Vuyani Jarana appointed CEO of South African Airways
Jarana is currently a Vodacom executive and will start at SAA as soon as the cellular network company releases him
Vodacom executive Vuyani Jarana has accepted one of the most challenging jobs in corporate SA, turning around the sinking state-owned South African Airways (SAA), which has lost billions of rand over the last few years and is saddled with huge debts.
Jarana, who is in charge of Vodacom Business Africa, has been appointed CEO of SAA and will take up the position as soon as Vodacom releases him.
While he has an impressive track record in turning around companies within the Vodacom group, Jarana faces an unenviable task at SAA, where he will have to slash costs, boost revenue and re-engineer the airline.
He will also be implementing a long-term turnaround strategy and corporate plan which he did not formulate.
Jarana’s appointment will bring much needed stability to the executive management of the airline which has been without a permanent CEO since the departure of Monwabisi Kalawe in 2014. There have been a series of acting CEOs, none of them in the position long enough to drive a turnaround strategy to completion — since November 2015 Musa Zwane has been at the helm.
Finance Minister Malusi Gigaba said on Thursday since Jarana “has turned around a loss-making subsidiary of the Vodacom Group, Vodacom Business Africa, into profitable and growth business, we believe he will be key in turning around SAA”. Gigaba said Jarana had positioned Vodacom Business as a growth engine of the Vodacom group, growing its contribution to group service revenues from less than 10% to 25% over three years. He had also transformed the declining Vodacom subsidiary Stortech to growth.
“He built a solid and transformed organisation with emphasis on both top-line business growth as well as margin expansion,” the Treasury statement said.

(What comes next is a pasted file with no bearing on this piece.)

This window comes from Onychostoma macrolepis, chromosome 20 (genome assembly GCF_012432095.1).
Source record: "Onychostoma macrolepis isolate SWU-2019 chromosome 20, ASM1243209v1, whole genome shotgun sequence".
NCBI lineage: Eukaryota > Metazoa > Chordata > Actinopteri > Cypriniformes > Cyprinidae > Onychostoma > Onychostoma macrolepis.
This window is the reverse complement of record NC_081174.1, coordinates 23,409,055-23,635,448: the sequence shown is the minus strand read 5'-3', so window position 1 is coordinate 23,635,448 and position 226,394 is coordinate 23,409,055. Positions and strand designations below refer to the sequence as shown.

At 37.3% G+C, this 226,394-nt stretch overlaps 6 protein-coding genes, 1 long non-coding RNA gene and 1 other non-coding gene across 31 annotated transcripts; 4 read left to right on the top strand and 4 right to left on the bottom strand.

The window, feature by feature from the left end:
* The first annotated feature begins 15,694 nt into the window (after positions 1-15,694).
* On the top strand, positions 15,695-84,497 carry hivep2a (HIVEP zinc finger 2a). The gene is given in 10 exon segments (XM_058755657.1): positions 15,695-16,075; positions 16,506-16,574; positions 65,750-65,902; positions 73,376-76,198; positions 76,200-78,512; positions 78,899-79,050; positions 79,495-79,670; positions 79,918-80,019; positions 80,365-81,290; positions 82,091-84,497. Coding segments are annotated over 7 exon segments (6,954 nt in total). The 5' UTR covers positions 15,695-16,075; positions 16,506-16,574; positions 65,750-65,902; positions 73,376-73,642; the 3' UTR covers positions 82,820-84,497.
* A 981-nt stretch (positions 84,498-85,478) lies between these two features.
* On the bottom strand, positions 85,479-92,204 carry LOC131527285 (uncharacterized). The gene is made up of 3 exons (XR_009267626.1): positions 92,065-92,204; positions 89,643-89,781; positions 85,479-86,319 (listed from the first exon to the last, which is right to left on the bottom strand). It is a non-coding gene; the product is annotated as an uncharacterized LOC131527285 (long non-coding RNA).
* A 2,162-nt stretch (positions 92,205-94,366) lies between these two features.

Jarana has been head of Vodacom Business since 2012.
Appointing a CEO for SAA was one of the goals that Gigaba undertook to achieve by end-July in his 14-point plan for the country’s economy.
DA deputy finance spokesman Alf Lees welcomed the appointment of Jarana, who he said had “an impressive record in business”. He stressed, however, that he could only succeed “if given a free hand to take the robust action that is required in order to ruthlessly cut the bloated cost structure that is dragging the airline into liquidation”.
Lees said it was imperative that SAA chairwoman Dudu Myeni, who had a track record of interfering with management, be replaced. Drastic reductions in the 9,900 headcount would also be necessary.
Meanwhile, SAA’s 2017-22 corporate plan tabled in Parliament on Friday forecasts that the airline will return to profit from 2019-20. Over the next five years R9bn in debt will be settled and the interest burden cut about 86%. Key to the success of the corporate plan will be recapitalisation by the state. SAA says it needs R13bn in state support over three years, of which R3bn will be used for working capital and R.9.1bn to retire the debt that is maturing in the current financial year. According to the plan, SAA’s cash flows are insufficient to cover its operations.
For the first quarter of the current financial year, the airline posted a loss of R1.46bn.